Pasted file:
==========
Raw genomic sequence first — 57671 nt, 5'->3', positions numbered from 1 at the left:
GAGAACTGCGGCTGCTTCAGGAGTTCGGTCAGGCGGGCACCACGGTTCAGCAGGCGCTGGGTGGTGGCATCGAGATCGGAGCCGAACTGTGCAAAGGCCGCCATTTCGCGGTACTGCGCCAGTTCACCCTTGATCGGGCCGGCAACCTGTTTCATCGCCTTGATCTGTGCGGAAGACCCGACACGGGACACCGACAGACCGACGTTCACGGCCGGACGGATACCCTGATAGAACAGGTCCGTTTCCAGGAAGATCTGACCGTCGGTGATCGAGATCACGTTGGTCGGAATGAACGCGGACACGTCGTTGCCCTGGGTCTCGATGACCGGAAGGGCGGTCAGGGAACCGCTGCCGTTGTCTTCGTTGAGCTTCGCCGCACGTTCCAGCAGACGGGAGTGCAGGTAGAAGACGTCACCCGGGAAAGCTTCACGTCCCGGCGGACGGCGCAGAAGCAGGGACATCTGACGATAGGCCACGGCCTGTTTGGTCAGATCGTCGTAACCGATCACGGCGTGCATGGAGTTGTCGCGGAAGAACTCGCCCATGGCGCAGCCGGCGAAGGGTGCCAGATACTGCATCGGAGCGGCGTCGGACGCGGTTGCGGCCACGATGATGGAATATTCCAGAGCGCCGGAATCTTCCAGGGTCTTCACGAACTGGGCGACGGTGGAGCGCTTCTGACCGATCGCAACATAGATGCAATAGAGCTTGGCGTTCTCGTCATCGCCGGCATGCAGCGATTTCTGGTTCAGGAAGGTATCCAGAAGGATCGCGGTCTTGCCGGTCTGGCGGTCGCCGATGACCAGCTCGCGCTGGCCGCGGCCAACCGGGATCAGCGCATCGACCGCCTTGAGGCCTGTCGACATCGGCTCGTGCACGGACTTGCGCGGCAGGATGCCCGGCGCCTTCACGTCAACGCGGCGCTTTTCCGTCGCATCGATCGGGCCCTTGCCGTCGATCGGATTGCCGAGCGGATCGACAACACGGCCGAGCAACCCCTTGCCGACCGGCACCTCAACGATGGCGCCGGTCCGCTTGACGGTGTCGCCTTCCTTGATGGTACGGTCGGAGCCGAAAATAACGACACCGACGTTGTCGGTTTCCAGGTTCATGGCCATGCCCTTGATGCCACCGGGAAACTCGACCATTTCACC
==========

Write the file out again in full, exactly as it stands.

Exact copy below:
Raw genomic sequence first — 57671 nt, 5'->3', positions numbered from 1 at the left:
GAGAACTGCGGCTGCTTCAGGAGTTCGGTCAGGCGGGCACCACGGTTCAGCAGGCGCTGGGTGGTGGCATCGAGATCGGAGCCGAACTGTGCAAAGGCCGCCATTTCGCGGTACTGCGCCAGTTCACCCTTGATCGGGCCGGCAACCTGTTTCATCGCCTTGATCTGTGCGGAAGACCCGACACGGGACACCGACAGACCGACGTTCACGGCCGGACGGATACCCTGATAGAACAGGTCCGTTTCCAGGAAGATCTGACCGTCGGTGATCGAGATCACGTTGGTCGGAATGAACGCGGACACGTCGTTGCCCTGGGTCTCGATGACCGGAAGGGCGGTCAGGGAACCGCTGCCGTTGTCTTCGTTGAGCTTCGCCGCACGTTCCAGCAGACGGGAGTGCAGGTAGAAGACGTCACCCGGGAAAGCTTCACGTCCCGGCGGACGGCGCAGAAGCAGGGACATCTGACGATAGGCCACGGCCTGTTTGGTCAGATCGTCGTAACCGATCACGGCGTGCATGGAGTTGTCGCGGAAGAACTCGCCCATGGCGCAGCCGGCGAAGGGTGCCAGATACTGCATCGGAGCGGCGTCGGACGCGGTTGCGGCCACGATGATGGAATATTCCAGAGCGCCGGAATCTTCCAGGGTCTTCACGAACTGGGCGACGGTGGAGCGCTTCTGACCGATCGCAACATAGATGCAATAGAGCTTGGCGTTCTCGTCATCGCCGGCATGCAGCGATTTCTGGTTCAGGAAGGTATCCAGAAGGATCGCGGTCTTGCCGGTCTGGCGGTCGCCGATGACCAGCTCGCGCTGGCCGCGGCCAACCGGGATCAGCGCATCGACCGCCTTGAGGCCTGTCGACATCGGCTCGTGCACGGACTTGCGCGGCAGGATGCCCGGCGCCTTCACGTCAACGCGGCGCTTTTCCGTCGCATCGATCGGGCCCTTGCCGTCGATCGGATTGCCGAGCGGATCGACAACACGGCCGAGCAACCCCTTGCCGACCGGCACCTCAACGATGGCGCCGGTCCGCTTGACGGTGTCGCCTTCCTTGATGGTACGGTCGGAGCCGAAAATAACGACACCGACGTTGTCGGTTTCCAGGTTCATGGCCATGCCCTTGATGCCACCGGGAAACTCGACCATTTCACC